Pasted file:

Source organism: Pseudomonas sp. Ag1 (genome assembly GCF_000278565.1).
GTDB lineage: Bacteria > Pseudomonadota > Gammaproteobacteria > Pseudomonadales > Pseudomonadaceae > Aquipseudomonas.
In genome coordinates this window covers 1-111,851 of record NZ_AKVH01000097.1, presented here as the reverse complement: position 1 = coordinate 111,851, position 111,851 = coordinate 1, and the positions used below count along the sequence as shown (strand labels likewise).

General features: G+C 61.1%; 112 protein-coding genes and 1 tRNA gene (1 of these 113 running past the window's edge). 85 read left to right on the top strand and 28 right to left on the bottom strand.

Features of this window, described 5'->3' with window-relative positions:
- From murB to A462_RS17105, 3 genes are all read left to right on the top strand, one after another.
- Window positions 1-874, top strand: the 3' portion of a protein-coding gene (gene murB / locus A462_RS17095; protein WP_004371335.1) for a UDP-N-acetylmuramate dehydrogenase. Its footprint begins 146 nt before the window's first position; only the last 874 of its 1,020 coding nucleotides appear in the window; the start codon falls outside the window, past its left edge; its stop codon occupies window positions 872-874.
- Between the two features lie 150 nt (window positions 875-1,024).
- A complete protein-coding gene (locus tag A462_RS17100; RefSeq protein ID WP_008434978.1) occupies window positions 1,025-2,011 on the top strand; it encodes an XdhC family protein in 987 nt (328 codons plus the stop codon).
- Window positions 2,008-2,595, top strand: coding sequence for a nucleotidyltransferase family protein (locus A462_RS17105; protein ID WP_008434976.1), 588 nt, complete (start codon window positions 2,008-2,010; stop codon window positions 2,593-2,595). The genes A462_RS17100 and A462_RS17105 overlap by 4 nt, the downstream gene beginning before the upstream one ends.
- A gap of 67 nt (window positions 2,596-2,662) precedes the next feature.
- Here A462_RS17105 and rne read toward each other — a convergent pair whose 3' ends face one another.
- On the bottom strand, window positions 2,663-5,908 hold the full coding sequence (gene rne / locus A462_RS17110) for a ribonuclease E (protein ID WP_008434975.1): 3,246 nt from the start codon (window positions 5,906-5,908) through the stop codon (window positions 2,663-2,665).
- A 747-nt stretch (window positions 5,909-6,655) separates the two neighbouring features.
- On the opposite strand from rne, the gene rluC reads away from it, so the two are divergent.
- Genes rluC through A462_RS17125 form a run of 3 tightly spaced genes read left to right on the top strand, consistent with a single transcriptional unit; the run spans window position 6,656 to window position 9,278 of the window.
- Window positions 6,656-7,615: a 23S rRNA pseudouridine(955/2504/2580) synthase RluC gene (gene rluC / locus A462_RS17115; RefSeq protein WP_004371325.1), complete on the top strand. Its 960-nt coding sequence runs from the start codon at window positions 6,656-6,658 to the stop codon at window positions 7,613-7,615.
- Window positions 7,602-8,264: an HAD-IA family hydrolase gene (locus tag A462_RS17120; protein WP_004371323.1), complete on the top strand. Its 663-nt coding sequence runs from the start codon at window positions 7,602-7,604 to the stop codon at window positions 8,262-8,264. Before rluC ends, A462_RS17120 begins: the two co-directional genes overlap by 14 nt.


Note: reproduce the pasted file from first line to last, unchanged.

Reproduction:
Source organism: Pseudomonas sp. Ag1 (genome assembly GCF_000278565.1).
GTDB lineage: Bacteria > Pseudomonadota > Gammaproteobacteria > Pseudomonadales > Pseudomonadaceae > Aquipseudomonas.
In genome coordinates this window covers 1-111,851 of record NZ_AKVH01000097.1, presented here as the reverse complement: position 1 = coordinate 111,851, position 111,851 = coordinate 1, and the positions used below count along the sequence as shown (strand labels likewise).

General features: G+C 61.1%; 112 protein-coding genes and 1 tRNA gene (1 of these 113 running past the window's edge). 85 read left to right on the top strand and 28 right to left on the bottom strand.

Features of this window, described 5'->3' with window-relative positions:
- From murB to A462_RS17105, 3 genes are all read left to right on the top strand, one after another.
- Window positions 1-874, top strand: the 3' portion of a protein-coding gene (gene murB / locus A462_RS17095; protein WP_004371335.1) for a UDP-N-acetylmuramate dehydrogenase. Its footprint begins 146 nt before the window's first position; only the last 874 of its 1,020 coding nucleotides appear in the window; the start codon falls outside the window, past its left edge; its stop codon occupies window positions 872-874.
- Between the two features lie 150 nt (window positions 875-1,024).
- A complete protein-coding gene (locus tag A462_RS17100; RefSeq protein ID WP_008434978.1) occupies window positions 1,025-2,011 on the top strand; it encodes an XdhC family protein in 987 nt (328 codons plus the stop codon).
- Window positions 2,008-2,595, top strand: coding sequence for a nucleotidyltransferase family protein (locus A462_RS17105; protein ID WP_008434976.1), 588 nt, complete (start codon window positions 2,008-2,010; stop codon window positions 2,593-2,595). The genes A462_RS17100 and A462_RS17105 overlap by 4 nt, the downstream gene beginning before the upstream one ends.
- A gap of 67 nt (window positions 2,596-2,662) precedes the next feature.
- Here A462_RS17105 and rne read toward each other — a convergent pair whose 3' ends face one another.
- On the bottom strand, window positions 2,663-5,908 hold the full coding sequence (gene rne / locus A462_RS17110) for a ribonuclease E (protein ID WP_008434975.1): 3,246 nt from the start codon (window positions 5,906-5,908) through the stop codon (window positions 2,663-2,665).
- A 747-nt stretch (window positions 5,909-6,655) separates the two neighbouring features.
- On the opposite strand from rne, the gene rluC reads away from it, so the two are divergent.
- Genes rluC through A462_RS17125 form a run of 3 tightly spaced genes read left to right on the top strand, consistent with a single transcriptional unit; the run spans window position 6,656 to window position 9,278 of the window.
- Window positions 6,656-7,615: a 23S rRNA pseudouridine(955/2504/2580) synthase RluC gene (gene rluC / locus A462_RS17115; RefSeq protein WP_004371325.1), complete on the top strand. Its 960-nt coding sequence runs from the start codon at window positions 6,656-6,658 to the stop codon at window positions 7,613-7,615.
- Window positions 7,602-8,264: an HAD-IA family hydrolase gene (locus tag A462_RS17120; protein WP_004371323.1), complete on the top strand. Its 663-nt coding sequence runs from the start codon at window positions 7,602-7,604 to the stop codon at window positions 8,262-8,264. Before rluC ends, A462_RS17120 begins: the two co-directional genes overlap by 14 nt.